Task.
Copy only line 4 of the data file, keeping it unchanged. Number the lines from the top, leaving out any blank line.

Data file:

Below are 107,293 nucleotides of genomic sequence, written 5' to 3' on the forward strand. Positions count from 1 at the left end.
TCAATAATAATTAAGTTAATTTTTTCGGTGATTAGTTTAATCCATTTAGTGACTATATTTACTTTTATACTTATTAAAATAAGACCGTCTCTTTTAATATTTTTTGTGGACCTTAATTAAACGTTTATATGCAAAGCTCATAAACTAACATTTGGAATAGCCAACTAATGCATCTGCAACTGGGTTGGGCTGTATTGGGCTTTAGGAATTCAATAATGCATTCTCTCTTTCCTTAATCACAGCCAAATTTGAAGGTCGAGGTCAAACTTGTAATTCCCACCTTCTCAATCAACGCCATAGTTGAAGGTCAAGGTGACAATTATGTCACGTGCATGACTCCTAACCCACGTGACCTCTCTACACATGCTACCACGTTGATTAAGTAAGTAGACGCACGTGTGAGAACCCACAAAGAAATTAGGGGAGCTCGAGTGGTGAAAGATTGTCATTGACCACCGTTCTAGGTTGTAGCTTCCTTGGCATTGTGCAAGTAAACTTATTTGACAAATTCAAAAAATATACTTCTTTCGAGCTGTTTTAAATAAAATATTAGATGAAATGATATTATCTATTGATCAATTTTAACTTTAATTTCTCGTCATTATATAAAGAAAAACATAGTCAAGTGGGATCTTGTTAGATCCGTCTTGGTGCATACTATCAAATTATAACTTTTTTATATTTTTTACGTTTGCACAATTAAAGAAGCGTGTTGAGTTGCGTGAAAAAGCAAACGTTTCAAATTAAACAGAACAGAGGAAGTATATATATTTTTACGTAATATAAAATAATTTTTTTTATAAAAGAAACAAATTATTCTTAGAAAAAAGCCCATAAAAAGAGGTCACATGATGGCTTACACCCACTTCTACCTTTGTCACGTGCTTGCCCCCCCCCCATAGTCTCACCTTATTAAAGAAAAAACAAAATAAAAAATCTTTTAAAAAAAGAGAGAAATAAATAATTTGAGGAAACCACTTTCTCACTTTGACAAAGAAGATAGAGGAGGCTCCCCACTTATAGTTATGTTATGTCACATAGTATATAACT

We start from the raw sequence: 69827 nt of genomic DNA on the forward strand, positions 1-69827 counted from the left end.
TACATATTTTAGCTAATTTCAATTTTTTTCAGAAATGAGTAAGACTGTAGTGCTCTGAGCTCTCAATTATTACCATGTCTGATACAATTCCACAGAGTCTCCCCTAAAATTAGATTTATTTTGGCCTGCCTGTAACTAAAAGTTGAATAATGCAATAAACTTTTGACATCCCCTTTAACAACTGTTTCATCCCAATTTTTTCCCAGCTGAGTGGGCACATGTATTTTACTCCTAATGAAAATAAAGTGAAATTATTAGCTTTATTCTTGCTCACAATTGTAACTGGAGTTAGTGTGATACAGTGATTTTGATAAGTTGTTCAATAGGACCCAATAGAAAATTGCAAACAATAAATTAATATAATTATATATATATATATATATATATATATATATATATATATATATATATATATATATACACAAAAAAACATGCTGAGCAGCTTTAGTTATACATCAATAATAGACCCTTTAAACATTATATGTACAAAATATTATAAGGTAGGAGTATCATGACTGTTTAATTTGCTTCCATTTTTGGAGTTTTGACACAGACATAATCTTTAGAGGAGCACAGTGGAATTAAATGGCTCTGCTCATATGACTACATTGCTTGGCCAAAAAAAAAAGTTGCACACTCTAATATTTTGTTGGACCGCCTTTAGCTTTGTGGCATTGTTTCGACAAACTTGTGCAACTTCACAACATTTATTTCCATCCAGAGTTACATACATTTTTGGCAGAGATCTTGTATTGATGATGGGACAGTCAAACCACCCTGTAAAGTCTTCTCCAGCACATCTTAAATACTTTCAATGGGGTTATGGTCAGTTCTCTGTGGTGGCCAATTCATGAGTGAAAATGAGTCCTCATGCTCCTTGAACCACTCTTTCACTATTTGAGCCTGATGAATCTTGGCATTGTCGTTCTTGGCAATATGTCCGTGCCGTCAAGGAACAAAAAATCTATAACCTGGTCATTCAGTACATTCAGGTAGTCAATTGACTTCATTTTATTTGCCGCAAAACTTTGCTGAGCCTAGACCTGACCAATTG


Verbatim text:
TACATATTTTAGCTAATTTCAATTTTTTTCAGAAATGAGTAAGACTGTAGTGCTCTGAGCTCTCAATTATTACCATGTCTGATACAATTCCACAGAGTCTCCCCTAAAATTAGATTTATTTTGGCCTGCCTGTAACTAAAAGTTGAATAATGCAATAAACTTTTGACATCCCCTTTAACAACTGTTTCATCCCAATTTTTTCCCAGCTGAGTGGGCACATGTATTTTACTCCTAATGAAAATAAAGTGAAATTATTAGCTTTATTCTTGCTCACAATTGTAACTGGAGTTAGTGTGATACAGTGATTTTGATAAGTTGTTCAATAGGACCCAATAGAAAATTGCAAACAATAAATTAATATAATTATATATATATATATATATATATATATATATATATATATATATATATATATATATACACAAAAAAACATGCTGAGCAGCTTTAGTTATACATCAATAATAGACCCTTTAAACATTATATGTACAAAATATTATAAGGTAGGAGTATCATGACTGTTTAATTTGCTTCCATTTTTGGAGTTTTGACACAGACATAATCTTTAGAGGAGCACAGTGGAATTAAATGGCTCTGCTCATATGACTACATTGCTTGGCCAAAAAAAAAAGTTGCACACTCTAATATTTTGTTGGACCGCCTTTAGCTTTGTGGCATTGTTTCGACAAACTTGTGCAACTTCACAACATTTATTTCCATCCAGAGTTACATACATTTTTGGCAGAGATCTTGTATTGATGATGGGACAGTCAAACCACCCTGTAAAGTCTTCTCCAGCACATCTTAAATACTTTCAATGGGGTTATGGTCAGTTCTCTGTGGTGGCCAATTCATGAGTGAAAATGAGTCCTCATGCTCCTTGAACCACTCTTTCACTATTTGAGCCTGATGAATCTTGGCATTGTCGTTCTTGGCAATATGTCCGTGCCGTCAAGGAACAAAAAATCTATAACCTGGTCATTCAGTACATTCAGGTAGTCAATTGACTTCATTTTATTTGCCGCAAAACTTTGCTGAGCCTAGACCTGACCAATTG